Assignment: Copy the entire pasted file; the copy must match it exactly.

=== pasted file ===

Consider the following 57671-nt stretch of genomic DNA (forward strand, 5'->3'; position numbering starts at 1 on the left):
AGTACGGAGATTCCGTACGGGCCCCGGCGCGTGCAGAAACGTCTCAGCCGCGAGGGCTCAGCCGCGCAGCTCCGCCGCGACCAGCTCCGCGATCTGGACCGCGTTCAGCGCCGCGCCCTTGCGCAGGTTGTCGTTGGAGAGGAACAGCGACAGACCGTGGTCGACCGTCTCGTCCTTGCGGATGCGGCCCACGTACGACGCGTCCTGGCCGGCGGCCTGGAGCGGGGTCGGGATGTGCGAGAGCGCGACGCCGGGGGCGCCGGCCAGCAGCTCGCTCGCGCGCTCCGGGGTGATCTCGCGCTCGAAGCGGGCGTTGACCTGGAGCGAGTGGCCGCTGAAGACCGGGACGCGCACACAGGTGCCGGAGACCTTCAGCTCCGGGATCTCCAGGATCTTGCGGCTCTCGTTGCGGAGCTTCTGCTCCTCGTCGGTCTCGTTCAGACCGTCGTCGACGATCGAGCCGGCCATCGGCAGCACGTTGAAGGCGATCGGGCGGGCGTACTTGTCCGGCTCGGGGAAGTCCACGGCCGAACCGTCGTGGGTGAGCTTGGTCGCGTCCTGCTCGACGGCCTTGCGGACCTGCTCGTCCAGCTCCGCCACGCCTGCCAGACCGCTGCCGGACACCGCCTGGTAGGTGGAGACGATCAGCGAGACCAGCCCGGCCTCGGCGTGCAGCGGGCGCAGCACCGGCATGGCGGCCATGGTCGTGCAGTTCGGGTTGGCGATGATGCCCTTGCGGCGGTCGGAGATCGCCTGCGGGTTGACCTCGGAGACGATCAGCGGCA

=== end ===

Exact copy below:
Consider the following 57671-nt stretch of genomic DNA (forward strand, 5'->3'; position numbering starts at 1 on the left):
AGTACGGAGATTCCGTACGGGCCCCGGCGCGTGCAGAAACGTCTCAGCCGCGAGGGCTCAGCCGCGCAGCTCCGCCGCGACCAGCTCCGCGATCTGGACCGCGTTCAGCGCCGCGCCCTTGCGCAGGTTGTCGTTGGAGAGGAACAGCGACAGACCGTGGTCGACCGTCTCGTCCTTGCGGATGCGGCCCACGTACGACGCGTCCTGGCCGGCGGCCTGGAGCGGGGTCGGGATGTGCGAGAGCGCGACGCCGGGGGCGCCGGCCAGCAGCTCGCTCGCGCGCTCCGGGGTGATCTCGCGCTCGAAGCGGGCGTTGACCTGGAGCGAGTGGCCGCTGAAGACCGGGACGCGCACACAGGTGCCGGAGACCTTCAGCTCCGGGATCTCCAGGATCTTGCGGCTCTCGTTGCGGAGCTTCTGCTCCTCGTCGGTCTCGTTCAGACCGTCGTCGACGATCGAGCCGGCCATCGGCAGCACGTTGAAGGCGATCGGGCGGGCGTACTTGTCCGGCTCGGGGAAGTCCACGGCCGAACCGTCGTGGGTGAGCTTGGTCGCGTCCTGCTCGACGGCCTTGCGGACCTGCTCGTCCAGCTCCGCCACGCCTGCCAGACCGCTGCCGGACACCGCCTGGTAGGTGGAGACGATCAGCGAGACCAGCCCGGCCTCGGCGTGCAGCGGGCGCAGCACCGGCATGGCGGCCATGGTCGTGCAGTTCGGGTTGGCGATGATGCCCTTGCGGCGGTCGGAGATCGCCTGCGGGTTGACCTCGGAGACGATCAGCGGCA